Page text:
The Minneapolis school board is weighing a proposal to steer more contracts to suppliers owned by women, minorities, gays, lesbians and other traditionally disadvantaged groups.

The Minneapolis School District's proposed "business partner diversity" policy earned praise from many board and audience members at Tuesday night's board meeting, but some said it still doesn't go far enough in a district where the majority of students are of color.

District officials believe the policy would make Minneapolis the first Minnesota school district to shoot for minimum standards for the percentage of contracts going to firms with owners who are gay, lesbian, bisexual, transgendered or disabled.

The proposal could go to the board for final approval by the end of the year.

"We're excited about it from a district standpoint," said James Burroughs II, the Minneapolis schools director of diversity and equal opportunity. "This will not only help these businesses, but it will help the kids at our schools see people who look like them doing positive things."

Minneapolis is the state's third-largest school district with about 32,500 students. More than 70 percent of them are students of color.

Burroughs said the school system spent more than $50 million on purchases and construction between 2003 and 2005. But less than 5 percent of those contracts went to women- or minority-owned firms. The goal was 17 percent. The new policy seeks 25 percent participation by such firms.

"We're unique and out in front on this," Burroughs said. "We're opening this up to more diverse communities."

Board members expressed support for the policy but urged the administration to develop a system to centrally manage district contracts. A centralized system, board members said, would help the district track amounts paid to diverse firms and increase financial accountability.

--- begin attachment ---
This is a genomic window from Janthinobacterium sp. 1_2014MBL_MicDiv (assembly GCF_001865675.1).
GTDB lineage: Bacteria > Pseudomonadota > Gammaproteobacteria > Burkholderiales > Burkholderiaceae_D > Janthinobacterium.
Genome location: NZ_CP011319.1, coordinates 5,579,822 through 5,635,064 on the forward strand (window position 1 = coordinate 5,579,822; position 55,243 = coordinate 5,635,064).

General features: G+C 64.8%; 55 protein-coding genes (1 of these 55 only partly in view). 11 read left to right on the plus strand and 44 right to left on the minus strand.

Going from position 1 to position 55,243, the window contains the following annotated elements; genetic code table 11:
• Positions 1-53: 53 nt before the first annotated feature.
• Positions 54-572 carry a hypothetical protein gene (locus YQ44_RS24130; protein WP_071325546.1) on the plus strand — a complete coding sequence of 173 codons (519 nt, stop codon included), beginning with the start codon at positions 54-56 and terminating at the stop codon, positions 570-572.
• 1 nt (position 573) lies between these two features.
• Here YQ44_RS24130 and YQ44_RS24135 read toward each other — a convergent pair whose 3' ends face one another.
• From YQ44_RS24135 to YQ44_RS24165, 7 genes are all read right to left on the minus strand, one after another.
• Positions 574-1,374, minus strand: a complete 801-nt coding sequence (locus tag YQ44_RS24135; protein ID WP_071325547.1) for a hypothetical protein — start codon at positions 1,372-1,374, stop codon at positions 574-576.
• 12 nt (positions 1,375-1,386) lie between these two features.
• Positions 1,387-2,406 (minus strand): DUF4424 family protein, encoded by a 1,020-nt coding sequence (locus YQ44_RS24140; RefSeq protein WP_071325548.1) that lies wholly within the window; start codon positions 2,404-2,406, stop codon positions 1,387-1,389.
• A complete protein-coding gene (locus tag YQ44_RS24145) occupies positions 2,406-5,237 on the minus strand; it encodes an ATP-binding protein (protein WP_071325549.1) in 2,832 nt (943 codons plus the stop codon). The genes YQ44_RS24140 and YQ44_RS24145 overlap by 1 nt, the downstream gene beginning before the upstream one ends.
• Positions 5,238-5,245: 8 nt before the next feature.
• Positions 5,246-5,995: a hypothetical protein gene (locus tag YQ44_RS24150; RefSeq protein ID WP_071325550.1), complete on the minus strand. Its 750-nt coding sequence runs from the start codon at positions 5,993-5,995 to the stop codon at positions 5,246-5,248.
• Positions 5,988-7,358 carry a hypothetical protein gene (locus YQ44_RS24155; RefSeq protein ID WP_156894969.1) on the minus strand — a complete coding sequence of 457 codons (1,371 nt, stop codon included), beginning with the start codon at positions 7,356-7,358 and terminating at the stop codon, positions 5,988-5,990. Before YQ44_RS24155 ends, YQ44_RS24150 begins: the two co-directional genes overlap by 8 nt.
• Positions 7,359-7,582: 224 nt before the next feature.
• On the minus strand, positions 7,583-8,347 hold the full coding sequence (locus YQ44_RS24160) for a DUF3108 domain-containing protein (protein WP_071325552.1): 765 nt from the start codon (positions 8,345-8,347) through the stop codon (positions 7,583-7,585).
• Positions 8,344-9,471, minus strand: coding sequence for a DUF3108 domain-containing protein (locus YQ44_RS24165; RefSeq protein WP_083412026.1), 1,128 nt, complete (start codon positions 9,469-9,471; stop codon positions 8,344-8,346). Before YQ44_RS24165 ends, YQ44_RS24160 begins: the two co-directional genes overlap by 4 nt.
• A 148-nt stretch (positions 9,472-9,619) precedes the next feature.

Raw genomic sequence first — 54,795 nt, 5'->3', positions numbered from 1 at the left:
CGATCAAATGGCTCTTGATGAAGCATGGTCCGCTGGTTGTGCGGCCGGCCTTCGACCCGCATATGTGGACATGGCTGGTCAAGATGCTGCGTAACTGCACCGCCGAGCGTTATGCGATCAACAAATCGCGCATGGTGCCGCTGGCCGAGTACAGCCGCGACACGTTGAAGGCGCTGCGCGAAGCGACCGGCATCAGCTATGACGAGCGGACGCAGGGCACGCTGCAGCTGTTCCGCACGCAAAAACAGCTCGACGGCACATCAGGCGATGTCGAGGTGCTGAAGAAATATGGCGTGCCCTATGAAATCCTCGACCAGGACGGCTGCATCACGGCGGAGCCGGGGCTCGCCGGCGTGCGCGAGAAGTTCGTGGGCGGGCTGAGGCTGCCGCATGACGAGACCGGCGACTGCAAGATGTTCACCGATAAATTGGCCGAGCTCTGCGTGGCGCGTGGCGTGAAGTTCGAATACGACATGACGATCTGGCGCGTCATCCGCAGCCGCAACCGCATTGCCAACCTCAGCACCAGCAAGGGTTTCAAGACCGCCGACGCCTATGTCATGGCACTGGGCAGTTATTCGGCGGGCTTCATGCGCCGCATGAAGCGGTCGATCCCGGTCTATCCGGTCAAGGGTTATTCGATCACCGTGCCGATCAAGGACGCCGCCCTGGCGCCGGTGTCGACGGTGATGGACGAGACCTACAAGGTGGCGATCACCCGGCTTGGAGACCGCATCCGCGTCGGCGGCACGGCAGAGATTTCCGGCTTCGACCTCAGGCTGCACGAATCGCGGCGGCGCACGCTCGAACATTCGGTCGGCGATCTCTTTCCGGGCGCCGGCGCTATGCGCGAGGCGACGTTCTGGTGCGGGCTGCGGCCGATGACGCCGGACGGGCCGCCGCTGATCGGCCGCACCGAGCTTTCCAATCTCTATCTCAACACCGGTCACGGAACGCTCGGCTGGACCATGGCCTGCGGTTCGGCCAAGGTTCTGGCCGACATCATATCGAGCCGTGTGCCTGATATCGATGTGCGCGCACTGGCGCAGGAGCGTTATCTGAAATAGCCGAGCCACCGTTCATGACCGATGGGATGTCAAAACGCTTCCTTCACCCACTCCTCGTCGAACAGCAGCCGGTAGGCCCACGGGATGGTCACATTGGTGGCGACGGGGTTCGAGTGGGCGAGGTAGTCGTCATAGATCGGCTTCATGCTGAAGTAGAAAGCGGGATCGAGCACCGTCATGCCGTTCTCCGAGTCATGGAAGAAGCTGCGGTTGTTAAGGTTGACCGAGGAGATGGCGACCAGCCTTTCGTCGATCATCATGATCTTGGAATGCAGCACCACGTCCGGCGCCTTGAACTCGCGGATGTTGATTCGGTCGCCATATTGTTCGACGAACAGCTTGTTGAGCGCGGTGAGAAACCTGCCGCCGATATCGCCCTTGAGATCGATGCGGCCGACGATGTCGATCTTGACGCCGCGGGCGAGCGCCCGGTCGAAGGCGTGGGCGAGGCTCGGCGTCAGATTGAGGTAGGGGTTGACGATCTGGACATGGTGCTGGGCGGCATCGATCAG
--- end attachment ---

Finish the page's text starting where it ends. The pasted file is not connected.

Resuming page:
"Now that we have something in place, we can begin to think about accountability," said board member Theartrice "T" Williams. "We can look at what it is we say we want to do and measure the progress we've made toward getting that done."

'Shooting for the ankles'

Steve Liss, the district's operations chief, assured board members his office plans to set up a centralized system soon to track contracts. Burroughs said multiple employees enter into contracts, making it difficult to monitor the agreements.

Board member Chris Stewart praised the proposal but said participation by women- and minority-owned firms may not increase just because it adds GLBT and disabled firms. He noted that the overall target for diverse firms would increase by only 8 percent.

"It still seems like we're shooting for the ankles," Stewart said.

Burroughs said the proposed goal is comparable to that outlined in the policies of organizations such as the University of Minnesota and the Minnesota Twins. Still, he described the goal as a floor and said his office would aim for a higher level.

The school district's Diversity and Equal Opportunity Office hosted a business partner diversity kick-off event last month with several business groups including the American Indian Chamber of Commerce and Minnesota Minority Supplier Development Council.

Bill English, co-chairman of the Coalition of Black Churches/African-American Leadership Summit, said the proposed policy is good but too long in coming. English praised the district for including GLBT firms but said it took a "follower position" by setting the goal at 25 percent.

"We're happy that the board has gotten started," said English, also the director at The City, Inc, a district alternative school. "But the district has a budget of over $500 million dollars, [and] almost none of that comes back to the community."

The proposed policy is expected to get further review by the superintendent and senior district leaders before going to the board for a vote.

English said he intends to be "a force" in pushing to make the policy stronger before the board gives its final approval.

Patrice Relerford • 612-673-4395